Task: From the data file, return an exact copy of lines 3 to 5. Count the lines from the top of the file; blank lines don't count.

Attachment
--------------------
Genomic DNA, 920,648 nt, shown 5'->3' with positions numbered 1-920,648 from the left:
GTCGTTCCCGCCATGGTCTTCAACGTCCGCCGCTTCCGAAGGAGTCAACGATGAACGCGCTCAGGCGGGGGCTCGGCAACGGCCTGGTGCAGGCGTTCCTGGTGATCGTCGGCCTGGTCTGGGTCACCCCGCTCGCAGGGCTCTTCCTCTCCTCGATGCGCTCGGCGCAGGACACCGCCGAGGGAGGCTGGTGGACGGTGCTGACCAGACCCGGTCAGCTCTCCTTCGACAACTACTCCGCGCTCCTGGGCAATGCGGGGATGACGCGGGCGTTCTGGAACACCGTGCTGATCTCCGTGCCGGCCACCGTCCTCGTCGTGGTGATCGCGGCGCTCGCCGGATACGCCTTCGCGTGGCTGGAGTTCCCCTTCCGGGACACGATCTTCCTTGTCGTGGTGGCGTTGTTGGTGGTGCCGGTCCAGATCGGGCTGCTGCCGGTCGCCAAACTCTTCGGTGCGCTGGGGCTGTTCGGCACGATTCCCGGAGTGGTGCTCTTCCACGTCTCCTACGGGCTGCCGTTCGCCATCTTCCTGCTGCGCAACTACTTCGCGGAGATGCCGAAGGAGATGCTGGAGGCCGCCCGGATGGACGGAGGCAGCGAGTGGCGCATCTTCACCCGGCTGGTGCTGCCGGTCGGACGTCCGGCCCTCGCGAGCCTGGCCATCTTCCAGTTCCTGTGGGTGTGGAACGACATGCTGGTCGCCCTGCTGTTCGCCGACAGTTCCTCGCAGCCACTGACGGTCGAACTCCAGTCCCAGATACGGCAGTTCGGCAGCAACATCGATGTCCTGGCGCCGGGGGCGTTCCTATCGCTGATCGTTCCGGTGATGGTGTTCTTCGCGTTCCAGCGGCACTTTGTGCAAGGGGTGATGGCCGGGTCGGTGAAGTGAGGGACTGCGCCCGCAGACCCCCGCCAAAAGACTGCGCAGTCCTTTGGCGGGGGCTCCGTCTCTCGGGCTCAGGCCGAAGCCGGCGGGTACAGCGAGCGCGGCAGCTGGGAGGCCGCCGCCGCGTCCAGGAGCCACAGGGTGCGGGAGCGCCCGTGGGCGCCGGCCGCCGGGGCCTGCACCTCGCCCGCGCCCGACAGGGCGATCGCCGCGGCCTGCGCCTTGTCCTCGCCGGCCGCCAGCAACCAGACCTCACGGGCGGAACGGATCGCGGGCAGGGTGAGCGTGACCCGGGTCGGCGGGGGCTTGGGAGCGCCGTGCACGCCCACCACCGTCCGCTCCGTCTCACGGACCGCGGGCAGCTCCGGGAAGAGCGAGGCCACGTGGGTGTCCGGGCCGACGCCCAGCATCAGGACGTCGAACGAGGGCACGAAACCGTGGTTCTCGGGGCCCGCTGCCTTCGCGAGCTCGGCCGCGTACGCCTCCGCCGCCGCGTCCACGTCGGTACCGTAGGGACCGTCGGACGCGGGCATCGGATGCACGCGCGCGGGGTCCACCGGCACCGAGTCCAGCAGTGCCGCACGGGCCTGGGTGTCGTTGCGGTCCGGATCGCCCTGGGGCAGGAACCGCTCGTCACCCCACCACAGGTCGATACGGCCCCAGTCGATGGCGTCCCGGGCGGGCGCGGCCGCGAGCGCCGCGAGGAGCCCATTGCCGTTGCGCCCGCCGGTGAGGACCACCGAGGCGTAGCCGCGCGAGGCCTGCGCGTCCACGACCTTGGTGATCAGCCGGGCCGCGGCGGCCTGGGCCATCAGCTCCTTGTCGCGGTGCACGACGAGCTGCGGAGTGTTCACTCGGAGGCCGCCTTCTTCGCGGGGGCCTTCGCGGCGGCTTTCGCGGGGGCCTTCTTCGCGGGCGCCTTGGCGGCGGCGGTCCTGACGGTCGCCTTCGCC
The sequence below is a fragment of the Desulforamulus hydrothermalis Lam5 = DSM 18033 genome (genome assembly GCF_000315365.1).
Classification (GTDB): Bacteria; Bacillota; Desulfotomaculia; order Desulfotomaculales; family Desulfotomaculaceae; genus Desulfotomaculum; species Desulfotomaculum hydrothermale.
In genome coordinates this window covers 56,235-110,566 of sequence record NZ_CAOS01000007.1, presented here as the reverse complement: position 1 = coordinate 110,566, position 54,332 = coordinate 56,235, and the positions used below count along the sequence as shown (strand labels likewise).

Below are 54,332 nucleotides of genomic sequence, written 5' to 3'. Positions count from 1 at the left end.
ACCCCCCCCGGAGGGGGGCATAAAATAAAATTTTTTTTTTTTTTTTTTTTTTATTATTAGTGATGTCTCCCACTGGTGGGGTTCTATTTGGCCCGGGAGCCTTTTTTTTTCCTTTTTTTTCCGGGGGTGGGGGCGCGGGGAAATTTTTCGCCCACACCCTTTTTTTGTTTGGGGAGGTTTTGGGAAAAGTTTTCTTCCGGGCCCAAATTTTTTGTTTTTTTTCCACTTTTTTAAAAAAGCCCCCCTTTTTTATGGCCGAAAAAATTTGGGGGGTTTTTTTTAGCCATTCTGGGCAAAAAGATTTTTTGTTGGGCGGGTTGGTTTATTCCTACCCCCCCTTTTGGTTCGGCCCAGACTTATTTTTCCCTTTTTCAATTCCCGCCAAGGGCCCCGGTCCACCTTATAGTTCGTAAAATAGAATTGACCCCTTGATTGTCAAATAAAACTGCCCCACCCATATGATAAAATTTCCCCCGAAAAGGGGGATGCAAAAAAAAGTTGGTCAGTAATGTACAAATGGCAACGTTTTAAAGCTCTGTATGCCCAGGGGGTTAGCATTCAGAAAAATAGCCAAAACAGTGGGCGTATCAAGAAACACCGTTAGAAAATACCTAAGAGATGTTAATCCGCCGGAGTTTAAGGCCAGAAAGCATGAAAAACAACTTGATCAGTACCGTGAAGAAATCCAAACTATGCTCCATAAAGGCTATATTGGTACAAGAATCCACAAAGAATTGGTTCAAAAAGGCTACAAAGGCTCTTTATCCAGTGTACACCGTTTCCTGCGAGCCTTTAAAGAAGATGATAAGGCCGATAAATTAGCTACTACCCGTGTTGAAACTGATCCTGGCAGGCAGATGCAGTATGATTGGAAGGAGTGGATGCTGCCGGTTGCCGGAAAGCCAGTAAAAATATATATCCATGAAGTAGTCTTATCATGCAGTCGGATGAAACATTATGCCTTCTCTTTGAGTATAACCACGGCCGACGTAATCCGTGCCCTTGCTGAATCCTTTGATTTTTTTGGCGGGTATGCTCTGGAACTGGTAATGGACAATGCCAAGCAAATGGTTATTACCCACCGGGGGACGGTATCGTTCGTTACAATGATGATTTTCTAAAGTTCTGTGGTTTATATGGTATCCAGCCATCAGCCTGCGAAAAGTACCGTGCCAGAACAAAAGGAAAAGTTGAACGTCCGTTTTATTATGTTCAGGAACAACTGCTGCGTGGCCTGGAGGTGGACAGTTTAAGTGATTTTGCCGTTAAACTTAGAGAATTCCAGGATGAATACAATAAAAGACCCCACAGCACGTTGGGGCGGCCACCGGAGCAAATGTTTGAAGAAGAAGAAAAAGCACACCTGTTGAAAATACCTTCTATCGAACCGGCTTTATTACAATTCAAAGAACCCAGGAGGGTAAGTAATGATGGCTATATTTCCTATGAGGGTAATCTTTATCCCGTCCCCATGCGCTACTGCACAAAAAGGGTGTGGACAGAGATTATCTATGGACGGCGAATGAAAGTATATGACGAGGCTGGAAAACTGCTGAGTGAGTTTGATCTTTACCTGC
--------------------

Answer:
The sequence below is a fragment of the Desulforamulus hydrothermalis Lam5 = DSM 18033 genome (genome assembly GCF_000315365.1).
Classification (GTDB): Bacteria; Bacillota; Desulfotomaculia; order Desulfotomaculales; family Desulfotomaculaceae; genus Desulfotomaculum; species Desulfotomaculum hydrothermale.
In genome coordinates this window covers 56,235-110,566 of sequence record NZ_CAOS01000007.1, presented here as the reverse complement: position 1 = coordinate 110,566, position 54,332 = coordinate 56,235, and the positions used below count along the sequence as shown (strand labels likewise).